Retrobulbar Haemorrhage

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  • Pain, visual impairment, difficulty opening eyes due to swollen eyelids
  • After trauma or surgery


  • Visual impairment?
  • Relative afferent pupillary defect (RAPD)? Ishihara test?
  • Exophthalmos?
  • Motility?
  • Tense eyelids, difficult to open
  • Resistance to retropulsion
  • Elevated intraocular pressure?
  • Optic disc swelling, choroidal folds, pulsations of the central artery

Suspected Orbital Compartment Syndrome

  • Immediate lateral canthotomy and cantholysis
  • Clinical Diagnosis! No Imaging (CT) that could delay treatment

In case of unclear findings

  • Consider CT orbit: often no clearly delineated haemorrhage visible, typical signs include a maximally stretched optic nerve with posterior traction on the eyeball (teardrop shape, especially if the scleral angle is <130°)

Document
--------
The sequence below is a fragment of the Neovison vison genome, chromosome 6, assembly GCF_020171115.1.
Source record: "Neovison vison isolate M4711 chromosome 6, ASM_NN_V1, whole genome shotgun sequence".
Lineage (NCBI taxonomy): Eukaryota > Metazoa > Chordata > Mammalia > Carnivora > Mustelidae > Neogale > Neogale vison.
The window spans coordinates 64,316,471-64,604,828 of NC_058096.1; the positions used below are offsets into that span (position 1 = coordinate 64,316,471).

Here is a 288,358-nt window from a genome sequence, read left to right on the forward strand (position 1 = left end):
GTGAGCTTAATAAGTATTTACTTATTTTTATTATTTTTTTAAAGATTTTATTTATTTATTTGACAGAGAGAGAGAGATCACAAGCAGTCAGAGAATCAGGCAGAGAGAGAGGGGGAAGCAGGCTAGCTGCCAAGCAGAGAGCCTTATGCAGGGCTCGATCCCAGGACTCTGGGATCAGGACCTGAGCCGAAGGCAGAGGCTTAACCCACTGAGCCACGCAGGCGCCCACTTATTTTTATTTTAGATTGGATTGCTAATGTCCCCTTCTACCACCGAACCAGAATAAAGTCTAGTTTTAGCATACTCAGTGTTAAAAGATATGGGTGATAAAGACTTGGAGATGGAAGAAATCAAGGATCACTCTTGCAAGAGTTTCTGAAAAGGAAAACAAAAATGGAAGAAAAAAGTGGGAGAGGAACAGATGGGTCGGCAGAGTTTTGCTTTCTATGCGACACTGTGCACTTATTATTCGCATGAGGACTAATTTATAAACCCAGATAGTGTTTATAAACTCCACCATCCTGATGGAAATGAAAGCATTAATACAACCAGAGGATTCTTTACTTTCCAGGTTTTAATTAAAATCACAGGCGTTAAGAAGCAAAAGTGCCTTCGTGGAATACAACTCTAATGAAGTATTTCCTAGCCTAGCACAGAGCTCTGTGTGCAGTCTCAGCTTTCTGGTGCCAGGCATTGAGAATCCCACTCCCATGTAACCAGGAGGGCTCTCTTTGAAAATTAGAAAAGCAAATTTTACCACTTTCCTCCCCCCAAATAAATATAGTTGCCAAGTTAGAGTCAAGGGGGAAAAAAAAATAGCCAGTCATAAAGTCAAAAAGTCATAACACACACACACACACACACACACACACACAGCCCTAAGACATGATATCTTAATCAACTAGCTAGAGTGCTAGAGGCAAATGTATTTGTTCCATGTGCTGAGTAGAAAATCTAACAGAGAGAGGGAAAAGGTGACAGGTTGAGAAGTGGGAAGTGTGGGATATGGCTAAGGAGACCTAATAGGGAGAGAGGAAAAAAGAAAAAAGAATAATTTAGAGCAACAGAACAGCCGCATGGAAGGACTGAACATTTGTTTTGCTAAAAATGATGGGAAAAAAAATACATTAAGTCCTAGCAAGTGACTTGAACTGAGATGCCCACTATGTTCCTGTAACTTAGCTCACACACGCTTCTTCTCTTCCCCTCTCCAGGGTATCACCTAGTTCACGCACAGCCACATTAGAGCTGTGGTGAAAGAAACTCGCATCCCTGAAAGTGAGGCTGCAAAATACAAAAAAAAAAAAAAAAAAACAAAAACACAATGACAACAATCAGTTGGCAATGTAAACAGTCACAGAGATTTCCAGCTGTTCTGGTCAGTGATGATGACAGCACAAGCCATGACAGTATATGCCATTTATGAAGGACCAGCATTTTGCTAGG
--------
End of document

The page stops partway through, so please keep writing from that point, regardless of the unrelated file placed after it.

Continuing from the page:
• Regular visual tests, especially in the first 4-6 hours, as the risk of orbital compartment syndrome is highest during this time
  • Plan outpatient lid reconstruction within 2 weeks


  • EyeWiki Retrobulbar hemorrhage
  • The Wills Eye Manual: Office and Emergency Room Diagnosis and Treatment of Eye Disease; Nika Bagheri MD, Brynn Wajda MD, et al; Lippincott Williams&Wilkins; 7th Edition (2016)
  • Kanski’s Clinical Ophthalmology: A Systematic Approach; Jack J. Kanski MD, Brad Bowling MD; Saunders Ltd.; 8th Edition (2015)